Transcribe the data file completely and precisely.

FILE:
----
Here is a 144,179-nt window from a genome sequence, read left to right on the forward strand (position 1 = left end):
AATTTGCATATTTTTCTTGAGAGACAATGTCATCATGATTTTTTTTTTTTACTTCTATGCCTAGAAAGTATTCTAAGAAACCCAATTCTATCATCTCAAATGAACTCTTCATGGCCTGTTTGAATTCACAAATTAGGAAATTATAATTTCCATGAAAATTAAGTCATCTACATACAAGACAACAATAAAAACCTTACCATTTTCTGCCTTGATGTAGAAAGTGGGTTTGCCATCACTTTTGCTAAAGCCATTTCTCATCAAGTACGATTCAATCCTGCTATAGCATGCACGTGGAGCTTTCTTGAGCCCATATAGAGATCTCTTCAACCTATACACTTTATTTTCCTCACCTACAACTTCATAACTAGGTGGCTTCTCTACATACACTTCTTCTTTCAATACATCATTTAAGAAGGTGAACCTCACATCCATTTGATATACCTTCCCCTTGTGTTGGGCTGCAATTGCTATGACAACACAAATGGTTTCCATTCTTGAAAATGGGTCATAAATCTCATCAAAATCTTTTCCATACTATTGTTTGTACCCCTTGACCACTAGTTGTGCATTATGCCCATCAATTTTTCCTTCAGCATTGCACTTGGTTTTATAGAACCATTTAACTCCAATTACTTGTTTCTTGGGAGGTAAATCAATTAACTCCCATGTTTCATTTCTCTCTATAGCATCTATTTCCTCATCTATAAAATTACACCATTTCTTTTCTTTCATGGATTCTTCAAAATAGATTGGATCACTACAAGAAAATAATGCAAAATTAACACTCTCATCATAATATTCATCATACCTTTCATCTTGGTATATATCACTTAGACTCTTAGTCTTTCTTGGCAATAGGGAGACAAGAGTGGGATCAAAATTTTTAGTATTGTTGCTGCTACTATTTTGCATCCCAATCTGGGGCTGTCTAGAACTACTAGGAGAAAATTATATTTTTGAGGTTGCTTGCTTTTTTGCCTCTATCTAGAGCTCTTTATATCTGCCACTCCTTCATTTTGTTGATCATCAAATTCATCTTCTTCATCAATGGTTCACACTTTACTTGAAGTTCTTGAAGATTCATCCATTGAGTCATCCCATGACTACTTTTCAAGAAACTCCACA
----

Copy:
Here is a 144,179-nt window from a genome sequence, read left to right on the forward strand (position 1 = left end):
AATTTGCATATTTTTCTTGAGAGACAATGTCATCATGATTTTTTTTTTTTACTTCTATGCCTAGAAAGTATTCTAAGAAACCCAATTCTATCATCTCAAATGAACTCTTCATGGCCTGTTTGAATTCACAAATTAGGAAATTATAATTTCCATGAAAATTAAGTCATCTACATACAAGACAACAATAAAAACCTTACCATTTTCTGCCTTGATGTAGAAAGTGGGTTTGCCATCACTTTTGCTAAAGCCATTTCTCATCAAGTACGATTCAATCCTGCTATAGCATGCACGTGGAGCTTTCTTGAGCCCATATAGAGATCTCTTCAACCTATACACTTTATTTTCCTCACCTACAACTTCATAACTAGGTGGCTTCTCTACATACACTTCTTCTTTCAATACATCATTTAAGAAGGTGAACCTCACATCCATTTGATATACCTTCCCCTTGTGTTGGGCTGCAATTGCTATGACAACACAAATGGTTTCCATTCTTGAAAATGGGTCATAAATCTCATCAAAATCTTTTCCATACTATTGTTTGTACCCCTTGACCACTAGTTGTGCATTATGCCCATCAATTTTTCCTTCAGCATTGCACTTGGTTTTATAGAACCATTTAACTCCAATTACTTGTTTCTTGGGAGGTAAATCAATTAACTCCCATGTTTCATTTCTCTCTATAGCATCTATTTCCTCATCTATAAAATTACACCATTTCTTTTCTTTCATGGATTCTTCAAAATAGATTGGATCACTACAAGAAAATAATGCAAAATTAACACTCTCATCATAATATTCATCATACCTTTCATCTTGGTATATATCACTTAGACTCTTAGTCTTTCTTGGCAATAGGGAGACAAGAGTGGGATCAAAATTTTTAGTATTGTTGCTGCTACTATTTTGCATCCCAATCTGGGGCTGTCTAGAACTACTAGGAGAAAATTATATTTTTGAGGTTGCTTGCTTTTTTGCCTCTATCTAGAGCTCTTTATATCTGCCACTCCTTCATTTTGTTGATCATCAAATTCATCTTCTTCATCAATGGTTCACACTTTACTTGAAGTTCTTGAAGATTCATCCATTGAGTCATCCCATGACTACTTTTCAAGAAACTCCACA